|"This group of images was begun, rather by accident, during that hinge
of time between Christmas and the new year. On our way to Eagles Mere,
my husband and I stopped to have lunch in Ashland, PA. The restaurant
was large but deserted. Holiday decorations, turned limp by repeated
hangings, adorned the room. Dreary blue grey winter light from windows
mixed with the warm glow from electric lamps and multi-colored twinkle
lights. At some point during our meal I steadied my camera on the
counter for a long exposure and made an image of the empty room.
Weeks later, when I looked at the contact sheets, there among the
frames of northern Pennsylvania landscapes was an unexpected image of the
restaurant. The time in the room seemed to expand beyond the few seconds
during which it was recorded. The effect of the temperature of the
light on local color was subtle and varied. The debris of lunching and
chatting, cleaning and serving, Christmas gone and New Year's coming,
had taken on heightened meaning. "Merry Christmas from Stephen's Too,"
scrawled on a small blackboard near the center of the picture, had
|These images evolved from that first picture. During my sabbatical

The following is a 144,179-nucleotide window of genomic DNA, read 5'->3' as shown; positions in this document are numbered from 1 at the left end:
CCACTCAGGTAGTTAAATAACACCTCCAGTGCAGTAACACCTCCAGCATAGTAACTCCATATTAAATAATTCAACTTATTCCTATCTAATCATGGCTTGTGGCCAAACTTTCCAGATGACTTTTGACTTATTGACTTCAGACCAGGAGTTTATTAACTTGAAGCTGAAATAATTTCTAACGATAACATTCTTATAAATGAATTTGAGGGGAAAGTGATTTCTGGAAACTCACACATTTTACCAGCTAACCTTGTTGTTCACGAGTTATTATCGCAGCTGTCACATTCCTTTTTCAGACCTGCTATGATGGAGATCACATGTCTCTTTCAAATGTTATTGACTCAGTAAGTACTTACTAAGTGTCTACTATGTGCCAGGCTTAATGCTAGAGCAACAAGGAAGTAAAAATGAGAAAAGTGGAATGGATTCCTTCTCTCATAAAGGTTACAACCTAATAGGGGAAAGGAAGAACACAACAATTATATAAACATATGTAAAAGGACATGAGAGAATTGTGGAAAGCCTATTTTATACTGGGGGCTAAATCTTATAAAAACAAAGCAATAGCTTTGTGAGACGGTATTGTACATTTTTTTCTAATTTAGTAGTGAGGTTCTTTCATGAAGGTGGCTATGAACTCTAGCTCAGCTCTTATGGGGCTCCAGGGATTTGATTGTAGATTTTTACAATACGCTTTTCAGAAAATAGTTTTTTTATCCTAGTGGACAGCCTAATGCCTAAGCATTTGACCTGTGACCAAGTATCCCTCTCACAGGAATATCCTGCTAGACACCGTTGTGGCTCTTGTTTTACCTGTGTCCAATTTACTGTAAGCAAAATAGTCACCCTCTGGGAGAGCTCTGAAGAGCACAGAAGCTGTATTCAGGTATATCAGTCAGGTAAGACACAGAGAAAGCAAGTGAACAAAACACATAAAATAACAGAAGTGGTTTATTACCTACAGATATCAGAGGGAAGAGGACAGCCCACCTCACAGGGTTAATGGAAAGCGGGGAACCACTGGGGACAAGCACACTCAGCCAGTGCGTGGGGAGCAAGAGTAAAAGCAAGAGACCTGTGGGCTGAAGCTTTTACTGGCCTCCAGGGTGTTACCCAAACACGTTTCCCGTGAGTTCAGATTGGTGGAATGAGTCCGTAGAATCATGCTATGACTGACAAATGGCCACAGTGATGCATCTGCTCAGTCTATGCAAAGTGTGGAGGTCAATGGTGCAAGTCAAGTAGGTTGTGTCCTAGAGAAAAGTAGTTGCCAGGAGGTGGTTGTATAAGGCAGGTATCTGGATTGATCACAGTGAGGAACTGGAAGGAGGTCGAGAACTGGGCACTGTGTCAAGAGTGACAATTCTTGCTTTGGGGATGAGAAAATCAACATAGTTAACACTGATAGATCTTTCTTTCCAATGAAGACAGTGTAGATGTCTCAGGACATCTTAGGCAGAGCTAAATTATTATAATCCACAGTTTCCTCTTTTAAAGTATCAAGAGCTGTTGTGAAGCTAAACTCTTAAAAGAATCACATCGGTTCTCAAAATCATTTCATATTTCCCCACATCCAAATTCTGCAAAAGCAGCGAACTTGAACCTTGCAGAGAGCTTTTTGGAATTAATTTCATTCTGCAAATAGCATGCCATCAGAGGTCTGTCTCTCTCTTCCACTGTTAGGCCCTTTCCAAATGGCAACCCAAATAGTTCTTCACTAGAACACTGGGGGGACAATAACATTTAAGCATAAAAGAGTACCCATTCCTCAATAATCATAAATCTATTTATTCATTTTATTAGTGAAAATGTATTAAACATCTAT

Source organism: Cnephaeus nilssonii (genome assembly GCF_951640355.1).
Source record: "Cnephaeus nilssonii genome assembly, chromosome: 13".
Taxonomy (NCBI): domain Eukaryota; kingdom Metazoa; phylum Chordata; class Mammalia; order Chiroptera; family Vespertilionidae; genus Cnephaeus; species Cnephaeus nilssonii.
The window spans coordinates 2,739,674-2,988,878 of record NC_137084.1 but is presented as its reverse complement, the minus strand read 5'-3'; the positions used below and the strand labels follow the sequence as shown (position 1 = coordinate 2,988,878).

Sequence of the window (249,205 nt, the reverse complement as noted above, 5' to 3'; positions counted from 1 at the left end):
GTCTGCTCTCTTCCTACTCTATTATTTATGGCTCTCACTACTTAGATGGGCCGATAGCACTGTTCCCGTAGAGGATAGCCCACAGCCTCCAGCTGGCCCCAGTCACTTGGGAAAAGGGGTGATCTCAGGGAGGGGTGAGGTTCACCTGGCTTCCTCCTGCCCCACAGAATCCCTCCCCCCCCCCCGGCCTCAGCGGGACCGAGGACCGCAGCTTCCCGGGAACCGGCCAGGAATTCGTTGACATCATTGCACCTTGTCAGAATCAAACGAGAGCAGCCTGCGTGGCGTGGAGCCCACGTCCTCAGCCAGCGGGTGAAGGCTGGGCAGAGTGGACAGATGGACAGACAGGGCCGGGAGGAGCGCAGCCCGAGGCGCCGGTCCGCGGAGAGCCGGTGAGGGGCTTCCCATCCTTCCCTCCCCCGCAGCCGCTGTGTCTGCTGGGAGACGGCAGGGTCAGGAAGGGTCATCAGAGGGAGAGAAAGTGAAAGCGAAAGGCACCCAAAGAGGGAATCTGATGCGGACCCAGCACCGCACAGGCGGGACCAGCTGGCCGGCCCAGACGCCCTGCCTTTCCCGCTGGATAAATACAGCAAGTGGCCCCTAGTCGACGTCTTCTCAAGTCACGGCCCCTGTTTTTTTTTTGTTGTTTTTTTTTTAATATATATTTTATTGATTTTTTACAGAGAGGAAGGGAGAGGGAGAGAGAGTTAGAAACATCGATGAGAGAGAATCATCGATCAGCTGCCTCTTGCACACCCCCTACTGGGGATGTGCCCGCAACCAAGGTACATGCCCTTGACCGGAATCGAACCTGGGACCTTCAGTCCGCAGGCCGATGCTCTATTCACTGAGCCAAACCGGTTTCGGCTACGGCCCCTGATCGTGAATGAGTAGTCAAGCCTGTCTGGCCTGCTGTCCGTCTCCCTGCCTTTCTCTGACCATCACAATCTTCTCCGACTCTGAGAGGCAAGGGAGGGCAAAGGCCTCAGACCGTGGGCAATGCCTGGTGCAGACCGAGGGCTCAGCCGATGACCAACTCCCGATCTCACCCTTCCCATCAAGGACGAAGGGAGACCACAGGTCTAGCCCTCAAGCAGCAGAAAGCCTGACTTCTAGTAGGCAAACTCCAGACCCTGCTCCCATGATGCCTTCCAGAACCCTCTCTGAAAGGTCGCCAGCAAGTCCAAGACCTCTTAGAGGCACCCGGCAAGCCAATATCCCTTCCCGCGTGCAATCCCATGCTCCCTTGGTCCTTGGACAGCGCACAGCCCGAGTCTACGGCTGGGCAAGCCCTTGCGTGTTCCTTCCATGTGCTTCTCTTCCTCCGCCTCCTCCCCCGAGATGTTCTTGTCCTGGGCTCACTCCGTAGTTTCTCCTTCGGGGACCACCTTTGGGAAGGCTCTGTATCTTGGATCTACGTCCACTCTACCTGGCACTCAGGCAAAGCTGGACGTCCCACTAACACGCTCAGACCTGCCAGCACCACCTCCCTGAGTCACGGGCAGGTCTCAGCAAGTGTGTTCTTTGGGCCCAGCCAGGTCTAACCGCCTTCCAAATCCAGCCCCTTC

leave in 1994, I drove from Eastern Pennsylvania to Minneapolis and
back, stopping in small towns and poking around in empty clubs, funeral
homes, any kind of public space and making photographs, the one final
subject of which is interiors used for some public or common purpose.
The images describe the time between events. At the content level the
pictures are sociological studies of culture and class as evidenced in
artifact. Looking at them reminds me of peeking into the medicine chest
while using an acquaintance's bathroom.
I think these sometimes modest, sometimes sterile, sometimes
pretentious rooms are important. They are the places where we gather to
share our common experiences. Ultimately, however, I photograph them
because I like prowling around finding them, being in them, talking to
the people who guard them... the subject acts as my boundary in an
exploration of how camera and color materials can be used to describe
fact. I am searching for ways to use the light, color and form to
crystalize their beauty, poignancy, irony, wealth and humanity."
- Chris Welch